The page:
A recent high-value fraud claim gives an insight into the interrogation of ultrahigh volume discovery and has shown how bespoke algorithms can be used for tracing exercises involving complex financial transactions.
n May 31, 2018, the Grand Court of the Cayman Islands found in favor of the liquidators of the defendant companies in the Islands’ longest ever trial in the matter of Ahmad Hamad Algosaibi & Brothers Company (AHAB) v Saad Investment Company Limited and Others. At 129 days, it is the Cayman Islands’ longest-running trial and one of the longest fraud trials ever litigated worldwide.
The chief justice found that, far from being a victim of fraud (as AHAB alleged), AHAB had in fact been complicit in a $330 billion Ponzi Scheme defrauding international lending since the early 1980s. The defendants’ collaboration with analytics and discovery partners, and their innovative use of technology, allowed them to uncover these practices in a vast and chaotic document population; they were also able to disprove claims of misappropriation by means of an automated tracing tool which could cut through a transactional data base formed of over 30 years’ worth of statements.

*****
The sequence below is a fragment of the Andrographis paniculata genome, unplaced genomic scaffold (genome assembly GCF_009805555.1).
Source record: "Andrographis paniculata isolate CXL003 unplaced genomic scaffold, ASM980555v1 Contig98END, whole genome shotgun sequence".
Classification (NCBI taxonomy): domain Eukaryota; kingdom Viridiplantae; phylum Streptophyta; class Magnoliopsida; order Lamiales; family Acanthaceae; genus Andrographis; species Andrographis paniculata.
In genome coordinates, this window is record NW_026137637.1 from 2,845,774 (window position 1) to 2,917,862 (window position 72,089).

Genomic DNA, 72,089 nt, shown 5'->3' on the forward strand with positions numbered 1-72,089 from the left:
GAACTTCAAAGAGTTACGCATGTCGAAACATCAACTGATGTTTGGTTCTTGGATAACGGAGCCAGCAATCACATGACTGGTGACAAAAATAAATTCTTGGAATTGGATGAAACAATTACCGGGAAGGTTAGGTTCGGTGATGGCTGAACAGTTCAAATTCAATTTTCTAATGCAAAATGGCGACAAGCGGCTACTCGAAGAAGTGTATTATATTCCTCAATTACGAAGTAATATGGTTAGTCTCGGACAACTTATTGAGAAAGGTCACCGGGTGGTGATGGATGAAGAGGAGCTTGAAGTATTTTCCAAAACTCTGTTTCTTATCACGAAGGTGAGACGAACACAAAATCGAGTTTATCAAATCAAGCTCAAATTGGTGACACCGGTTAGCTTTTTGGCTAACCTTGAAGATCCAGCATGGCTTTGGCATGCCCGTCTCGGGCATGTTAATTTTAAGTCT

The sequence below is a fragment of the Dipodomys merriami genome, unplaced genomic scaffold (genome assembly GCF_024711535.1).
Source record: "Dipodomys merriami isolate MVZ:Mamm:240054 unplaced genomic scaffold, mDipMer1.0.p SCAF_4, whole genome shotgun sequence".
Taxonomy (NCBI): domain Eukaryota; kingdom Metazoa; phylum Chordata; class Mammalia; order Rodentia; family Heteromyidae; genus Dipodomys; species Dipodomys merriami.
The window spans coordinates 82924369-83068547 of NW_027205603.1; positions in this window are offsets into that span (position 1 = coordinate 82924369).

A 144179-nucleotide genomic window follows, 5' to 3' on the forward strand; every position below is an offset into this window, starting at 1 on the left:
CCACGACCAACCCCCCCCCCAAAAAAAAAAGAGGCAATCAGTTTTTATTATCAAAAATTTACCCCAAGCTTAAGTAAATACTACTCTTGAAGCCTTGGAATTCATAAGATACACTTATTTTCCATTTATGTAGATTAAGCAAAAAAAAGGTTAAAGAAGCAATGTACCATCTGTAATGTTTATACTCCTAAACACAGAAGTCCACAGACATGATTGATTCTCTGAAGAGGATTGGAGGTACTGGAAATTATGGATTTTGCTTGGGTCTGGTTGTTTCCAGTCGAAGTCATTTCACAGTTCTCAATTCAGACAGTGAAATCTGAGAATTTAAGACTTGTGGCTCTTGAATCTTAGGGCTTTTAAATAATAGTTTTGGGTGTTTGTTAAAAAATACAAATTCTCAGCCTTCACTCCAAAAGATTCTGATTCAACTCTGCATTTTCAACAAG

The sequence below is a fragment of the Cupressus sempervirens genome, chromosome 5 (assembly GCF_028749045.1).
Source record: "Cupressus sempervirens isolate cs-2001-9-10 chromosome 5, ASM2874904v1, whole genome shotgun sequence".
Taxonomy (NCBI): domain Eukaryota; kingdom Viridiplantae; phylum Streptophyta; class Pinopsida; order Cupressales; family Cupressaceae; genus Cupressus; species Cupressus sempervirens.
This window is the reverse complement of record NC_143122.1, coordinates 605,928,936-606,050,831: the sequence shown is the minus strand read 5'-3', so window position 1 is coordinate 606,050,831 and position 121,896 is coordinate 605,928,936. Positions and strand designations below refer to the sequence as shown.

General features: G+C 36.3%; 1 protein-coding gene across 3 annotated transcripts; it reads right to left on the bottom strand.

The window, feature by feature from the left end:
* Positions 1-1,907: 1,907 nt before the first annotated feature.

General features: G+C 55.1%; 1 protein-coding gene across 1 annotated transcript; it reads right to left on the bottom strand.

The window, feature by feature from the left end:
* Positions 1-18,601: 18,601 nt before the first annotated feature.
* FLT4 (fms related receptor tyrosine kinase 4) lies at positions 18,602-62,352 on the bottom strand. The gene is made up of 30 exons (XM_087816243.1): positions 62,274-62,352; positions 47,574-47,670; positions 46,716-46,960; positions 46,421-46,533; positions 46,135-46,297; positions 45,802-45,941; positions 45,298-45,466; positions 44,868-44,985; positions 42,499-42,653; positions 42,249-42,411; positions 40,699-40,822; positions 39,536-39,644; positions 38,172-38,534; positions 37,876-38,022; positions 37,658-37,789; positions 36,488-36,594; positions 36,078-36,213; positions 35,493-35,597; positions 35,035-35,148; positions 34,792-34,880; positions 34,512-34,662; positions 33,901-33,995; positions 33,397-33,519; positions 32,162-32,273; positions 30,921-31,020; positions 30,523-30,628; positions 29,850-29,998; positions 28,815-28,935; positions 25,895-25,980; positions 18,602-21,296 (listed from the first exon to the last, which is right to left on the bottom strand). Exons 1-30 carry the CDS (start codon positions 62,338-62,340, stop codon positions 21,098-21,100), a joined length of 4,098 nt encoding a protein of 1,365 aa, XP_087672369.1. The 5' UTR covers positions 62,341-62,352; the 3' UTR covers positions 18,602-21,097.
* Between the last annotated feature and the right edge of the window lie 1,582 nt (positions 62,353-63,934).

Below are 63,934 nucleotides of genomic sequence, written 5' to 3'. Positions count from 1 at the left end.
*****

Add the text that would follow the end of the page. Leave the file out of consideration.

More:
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In an article that appeared in the International Financial Law Review, FTI Consulting’s Nick Hourigan (leader of the EMEA Data & Analytics practice), along with colleague Charlotte Pender from law firm Charles Russell Speechlys, explain the differentiating role of technology and algorithmic analyses in performing tracing exercises involving complex and voluminous financial transactions.
Read the full article here.